Wave is a spring-based animation engine for iOS and iPadOS. It makes it easy to create fluid, interactive, and interruptible animations that feel great.

Wave has no external dependencies, and can be easily dropped into existing UIKit-based projects and apps.

The core feature of Wave is that all animations are re-targetable, meaning that you can change an animation’s destination value in-flight, and the animation will gracefully redirect to that new value.

Understanding Retargeting

Consider these demos of the iOS Picture-in-Picture feature. The screen on the left is created with standard UIKit animations, and the one on the right is created with Wave.

Though both are “interruptible”, the Wave-based implementation handles the interruption much better, and fluidly arcs to its new destination. The UIKit animation feels stiff and jerky in comparison.

At its core, retargeting is the process of preserving an animation’s velocity even as its target changes, which Wave does automatically.



Add Wave to your app’s Package.swift file, or selecting File -> Add Packages in Xcode:

.package(url: "https://github.com/jtrivedi/Wave")

If you clone the repo, you can run the sample app, which contains a few interactive demos to understand what Wave provides.


There’s a full Wave documentation site available for full API and usage documentation.

Getting Started

There are two ways you can interact with Wave, depending on your needs: the block-based and property-based animations:

Block-Based Animation

The easiest way to get started is by using Wave’s block-based APIs that resemble the UIView.animateWithDuration() APIs.

This API lets you animate several common UIView and CALayer properties, like frame, center, scale, backgroundColor, and more.

For these supported properties, Wave will create, manage, and execute the required spring animations under-the-hood.

For example, animating the above PiP view to its final destination is extremely simple:

if panGestureRecognizer.state == .ended {

    // Create a spring with some bounciness. `response` affects the animation's duration.
    let animatedSpring = Spring(dampingRatio: 0.68, response: 0.80)

    // Get the gesture's lift-off velocity
    let gestureVelocity = panGestureRecognizer.velocity(in: view)

    Wave.animate(withSpring: animatedSpring, gestureVelocity: touchVelocity) {
        // Update the `center` and `scale` properties of the view's _animator_, not the view itself.
        pipView.animator.center = pipViewDestination
        pipView.animator.scale = CGPoint(x: 1.1, y: 1.1)

Note that at any time, you can retarget the view’s center property to somewhere else, and it’ll gracefully animate.

Supported Animatable Properties

The block-based API currently supports animating the following properties. For other properties, you can use the property-based animation API below.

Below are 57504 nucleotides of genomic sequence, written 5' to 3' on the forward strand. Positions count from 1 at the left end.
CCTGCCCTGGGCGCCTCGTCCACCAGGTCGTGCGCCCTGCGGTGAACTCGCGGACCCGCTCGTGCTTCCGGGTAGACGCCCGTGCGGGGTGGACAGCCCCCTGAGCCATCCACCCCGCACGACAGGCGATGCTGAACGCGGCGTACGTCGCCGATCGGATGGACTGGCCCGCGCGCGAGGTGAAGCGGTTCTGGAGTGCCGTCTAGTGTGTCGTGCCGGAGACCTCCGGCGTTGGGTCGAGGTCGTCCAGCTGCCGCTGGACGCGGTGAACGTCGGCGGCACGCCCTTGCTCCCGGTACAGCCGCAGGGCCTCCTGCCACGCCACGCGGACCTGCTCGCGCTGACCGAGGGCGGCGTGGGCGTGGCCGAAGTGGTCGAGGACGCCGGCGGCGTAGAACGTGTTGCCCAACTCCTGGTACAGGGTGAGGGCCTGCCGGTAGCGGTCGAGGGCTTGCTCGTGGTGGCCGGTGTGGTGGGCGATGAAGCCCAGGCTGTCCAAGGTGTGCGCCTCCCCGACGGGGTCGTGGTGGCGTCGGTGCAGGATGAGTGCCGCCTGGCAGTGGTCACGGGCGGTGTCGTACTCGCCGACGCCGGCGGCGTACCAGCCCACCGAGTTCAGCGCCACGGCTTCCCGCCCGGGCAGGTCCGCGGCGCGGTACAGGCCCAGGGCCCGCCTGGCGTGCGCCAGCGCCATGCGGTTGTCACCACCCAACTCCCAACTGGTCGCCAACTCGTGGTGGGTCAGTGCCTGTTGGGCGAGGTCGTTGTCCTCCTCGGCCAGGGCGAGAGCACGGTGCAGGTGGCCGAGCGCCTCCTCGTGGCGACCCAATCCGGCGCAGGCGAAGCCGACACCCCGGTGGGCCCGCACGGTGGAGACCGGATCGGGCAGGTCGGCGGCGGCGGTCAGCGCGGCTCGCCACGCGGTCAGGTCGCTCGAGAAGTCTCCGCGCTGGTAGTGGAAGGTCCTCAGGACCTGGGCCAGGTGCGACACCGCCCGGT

• frame
  • bounds
  • center
  • origin
  • alpha
  • backgroundColor
  • cornerRadius
  • scale
  • translation

Upcoming properties:

  • rotation
  • shadow color/radius/offset/opacity

Property-Based Animation

While the block-based API is often most convenient, you may want to animate something that the block-based API doesn’t yet support (e.x. rotation). Or, you may want the flexibility of getting the intermediate spring values and driving an animation yourself (e.x. a progress value).

For example, to draw the orange path of the PiP demo, we need to know the value of every CGPoint from the view’s initial center, to its destination center:

// When the gesture ends, create a `CGPoint` animation from the PiP view's initial center, to its target.
// The `valueChanged` callback provides the intermediate locations of the callback, allowing us to draw the path.

let positionAnimator = Animation<CGPoint>(spring: animatedSpring)
positionAnimator.value = pipView.center           // The presentation value
positionAnimator.target = pipView.animator.center // The target value
positionAnimator.velocity = touchVelocity

positionAnimator.valueChanged = { [weak self] location in
    self?.drawPathPoint(at: location)

Completion Blocks

Both the block-based and property-based APIs support completion blocks. If an animation completes fully, the completion block’s finished flag will be true.

However, if an animation’s target was changed in-flight (“retargeted”), finished will be false, while retargeted will be true.

Wave.animate(withSpring: Spring.defaultAnimated) {
    myView.animator.backgroundColor = .systemBlue
} completion: { finished, retargeted in
    print(finished, retargeted)

Example Code

Exploring the provided sample app is a great way to get started with Wave.

Simply open the Wave-Sample Xcode project and hit “Run”. The full source code for the Picture-in-Picture demo is available there, too!


Special thanks to Ben Oztalay for helping architect the underlying physics of Wave!


View Github